In Caer Edin, we are told, lived a prince, long ago. He loved a princess, and she loved him: and the date for their marriage had been set. But she contrived to offend an enchanter in three bodies, and was sung into the body of a swan. He watched sadly as she flew away into the gathering evening, until she was just a dot in the sky, and then went and lost himself in wine.
Once he had got himself good and drunk, he got himself good and sober again: then for a year and a day he paced the walls of his castle. At the end of this time, he went to see the bards that sang for his father, the King, and asked them what to do.
They were three, and they spoke in fragments. ‘You should, we think,’ said the first; ‘take sackcloth,’ said the second; ‘sew swan-feathers to it,’ said the third. ‘Put it around your shoulders,’ they advised, ‘sew it to your skin. Make wings of your arms. Then when she returns, in another year and another day, join her in her domain, and she can then rejoin you in yours.’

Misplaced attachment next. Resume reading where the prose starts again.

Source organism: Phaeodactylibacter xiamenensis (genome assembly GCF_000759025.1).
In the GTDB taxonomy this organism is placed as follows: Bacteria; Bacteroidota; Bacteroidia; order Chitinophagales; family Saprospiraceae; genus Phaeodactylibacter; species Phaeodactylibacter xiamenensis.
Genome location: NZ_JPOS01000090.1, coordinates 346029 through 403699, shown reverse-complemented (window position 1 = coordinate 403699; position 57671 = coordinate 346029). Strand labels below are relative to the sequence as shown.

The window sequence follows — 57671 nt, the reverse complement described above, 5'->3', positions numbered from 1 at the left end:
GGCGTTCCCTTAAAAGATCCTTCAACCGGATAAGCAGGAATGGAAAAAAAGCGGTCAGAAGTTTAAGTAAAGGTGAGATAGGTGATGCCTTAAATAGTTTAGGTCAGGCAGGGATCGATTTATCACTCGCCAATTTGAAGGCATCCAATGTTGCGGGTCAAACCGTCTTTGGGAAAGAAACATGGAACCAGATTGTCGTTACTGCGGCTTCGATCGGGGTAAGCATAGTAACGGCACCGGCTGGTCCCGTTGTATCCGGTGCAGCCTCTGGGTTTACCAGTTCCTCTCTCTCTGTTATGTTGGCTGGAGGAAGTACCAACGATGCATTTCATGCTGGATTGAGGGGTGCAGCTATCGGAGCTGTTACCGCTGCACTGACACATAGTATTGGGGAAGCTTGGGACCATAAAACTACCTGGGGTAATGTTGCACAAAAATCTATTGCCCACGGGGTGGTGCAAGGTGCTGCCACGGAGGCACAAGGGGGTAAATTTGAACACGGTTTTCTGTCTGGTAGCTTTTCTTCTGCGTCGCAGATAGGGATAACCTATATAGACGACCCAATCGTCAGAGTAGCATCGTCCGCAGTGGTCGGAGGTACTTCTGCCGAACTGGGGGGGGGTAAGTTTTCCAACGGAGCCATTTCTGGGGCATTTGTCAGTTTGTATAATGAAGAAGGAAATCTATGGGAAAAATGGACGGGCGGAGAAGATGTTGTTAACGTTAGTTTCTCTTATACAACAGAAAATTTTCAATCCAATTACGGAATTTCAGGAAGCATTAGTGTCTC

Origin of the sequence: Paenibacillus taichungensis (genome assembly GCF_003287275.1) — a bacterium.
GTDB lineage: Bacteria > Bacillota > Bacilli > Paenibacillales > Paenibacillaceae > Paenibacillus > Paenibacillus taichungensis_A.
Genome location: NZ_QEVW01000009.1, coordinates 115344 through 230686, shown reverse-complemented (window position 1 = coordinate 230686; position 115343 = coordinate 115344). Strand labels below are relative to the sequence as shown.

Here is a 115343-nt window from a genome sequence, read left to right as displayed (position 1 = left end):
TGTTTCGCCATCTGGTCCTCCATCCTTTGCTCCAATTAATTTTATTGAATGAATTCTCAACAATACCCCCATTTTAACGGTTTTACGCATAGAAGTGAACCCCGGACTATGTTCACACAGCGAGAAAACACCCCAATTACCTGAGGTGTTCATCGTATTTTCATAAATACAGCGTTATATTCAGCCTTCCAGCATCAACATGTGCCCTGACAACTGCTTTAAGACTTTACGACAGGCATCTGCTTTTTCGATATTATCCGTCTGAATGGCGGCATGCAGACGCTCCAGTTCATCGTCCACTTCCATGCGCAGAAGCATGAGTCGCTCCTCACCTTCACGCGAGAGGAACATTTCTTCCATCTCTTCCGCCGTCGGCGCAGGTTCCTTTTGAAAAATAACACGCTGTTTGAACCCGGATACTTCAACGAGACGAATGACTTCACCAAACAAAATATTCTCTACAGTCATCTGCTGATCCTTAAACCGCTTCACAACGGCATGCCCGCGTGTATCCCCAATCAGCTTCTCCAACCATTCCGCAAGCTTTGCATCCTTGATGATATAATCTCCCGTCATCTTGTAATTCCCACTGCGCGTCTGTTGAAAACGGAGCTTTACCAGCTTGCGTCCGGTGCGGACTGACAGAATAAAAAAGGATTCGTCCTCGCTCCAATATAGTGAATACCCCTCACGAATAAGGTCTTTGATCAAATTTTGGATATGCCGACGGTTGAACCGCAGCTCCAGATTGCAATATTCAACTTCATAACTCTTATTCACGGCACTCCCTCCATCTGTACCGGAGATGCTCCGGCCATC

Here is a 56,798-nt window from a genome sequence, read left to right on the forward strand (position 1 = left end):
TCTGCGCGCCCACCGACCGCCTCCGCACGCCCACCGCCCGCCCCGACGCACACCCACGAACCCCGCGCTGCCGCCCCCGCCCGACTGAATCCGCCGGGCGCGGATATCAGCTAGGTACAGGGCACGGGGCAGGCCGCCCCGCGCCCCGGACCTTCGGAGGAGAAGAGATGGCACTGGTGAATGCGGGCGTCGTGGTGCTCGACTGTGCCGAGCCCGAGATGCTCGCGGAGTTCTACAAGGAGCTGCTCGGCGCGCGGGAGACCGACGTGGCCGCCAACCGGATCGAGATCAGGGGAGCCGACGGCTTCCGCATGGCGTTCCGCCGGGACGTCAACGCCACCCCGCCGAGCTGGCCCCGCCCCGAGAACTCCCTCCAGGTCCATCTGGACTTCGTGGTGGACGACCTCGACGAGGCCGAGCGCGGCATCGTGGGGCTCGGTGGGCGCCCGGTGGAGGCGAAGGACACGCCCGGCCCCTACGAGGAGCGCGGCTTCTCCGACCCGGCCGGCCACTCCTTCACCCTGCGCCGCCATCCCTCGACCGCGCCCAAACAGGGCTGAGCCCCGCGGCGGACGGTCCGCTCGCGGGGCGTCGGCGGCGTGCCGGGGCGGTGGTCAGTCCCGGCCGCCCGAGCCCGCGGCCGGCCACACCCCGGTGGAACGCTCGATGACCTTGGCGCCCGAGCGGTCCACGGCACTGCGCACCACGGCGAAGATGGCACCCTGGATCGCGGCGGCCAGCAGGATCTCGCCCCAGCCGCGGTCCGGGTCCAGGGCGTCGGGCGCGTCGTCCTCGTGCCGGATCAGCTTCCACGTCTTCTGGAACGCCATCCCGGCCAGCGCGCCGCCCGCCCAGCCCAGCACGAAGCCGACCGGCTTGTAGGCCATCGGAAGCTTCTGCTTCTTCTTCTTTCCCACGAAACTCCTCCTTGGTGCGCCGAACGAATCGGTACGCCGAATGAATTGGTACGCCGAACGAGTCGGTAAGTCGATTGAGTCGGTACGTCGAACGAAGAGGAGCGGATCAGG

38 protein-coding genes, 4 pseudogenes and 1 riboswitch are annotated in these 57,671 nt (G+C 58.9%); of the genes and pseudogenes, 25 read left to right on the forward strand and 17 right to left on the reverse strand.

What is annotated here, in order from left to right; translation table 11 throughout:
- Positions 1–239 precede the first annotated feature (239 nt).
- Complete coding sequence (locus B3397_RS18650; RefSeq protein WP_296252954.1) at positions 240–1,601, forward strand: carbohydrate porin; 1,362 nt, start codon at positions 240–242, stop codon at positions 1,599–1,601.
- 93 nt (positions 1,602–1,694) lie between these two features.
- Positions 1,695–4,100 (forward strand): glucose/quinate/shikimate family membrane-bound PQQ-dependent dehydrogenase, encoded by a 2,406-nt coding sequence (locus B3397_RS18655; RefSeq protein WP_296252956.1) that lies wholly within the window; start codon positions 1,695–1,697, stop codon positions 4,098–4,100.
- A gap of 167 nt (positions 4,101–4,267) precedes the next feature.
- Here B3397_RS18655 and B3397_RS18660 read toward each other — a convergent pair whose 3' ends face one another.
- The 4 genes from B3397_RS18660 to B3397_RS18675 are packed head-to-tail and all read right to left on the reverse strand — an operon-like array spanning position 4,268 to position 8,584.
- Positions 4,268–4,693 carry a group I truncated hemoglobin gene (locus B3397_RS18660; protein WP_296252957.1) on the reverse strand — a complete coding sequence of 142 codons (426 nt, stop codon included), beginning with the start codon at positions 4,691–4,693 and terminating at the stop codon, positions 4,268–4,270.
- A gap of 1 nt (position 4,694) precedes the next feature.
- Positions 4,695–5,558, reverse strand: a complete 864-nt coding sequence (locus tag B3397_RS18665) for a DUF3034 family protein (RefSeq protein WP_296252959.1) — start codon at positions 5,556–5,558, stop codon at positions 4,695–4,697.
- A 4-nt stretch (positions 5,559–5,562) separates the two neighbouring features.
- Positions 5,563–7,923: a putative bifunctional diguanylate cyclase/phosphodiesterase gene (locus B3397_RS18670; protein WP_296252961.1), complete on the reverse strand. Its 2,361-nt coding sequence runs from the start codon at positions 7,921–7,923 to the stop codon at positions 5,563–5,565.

So the prince made himself his swan-suit: and in another year and another day, he saw a dot flying out of the sun. He donned his sackcloth, biting his lip as the needle pierced his skin. Then he walked down to the edge of the water, just as she landed.
She looked at him. He knelt by the side of the lake and tried to think like a swan. Then he spread his arm-wings and flung himself into the water.
And, of course, he drowned.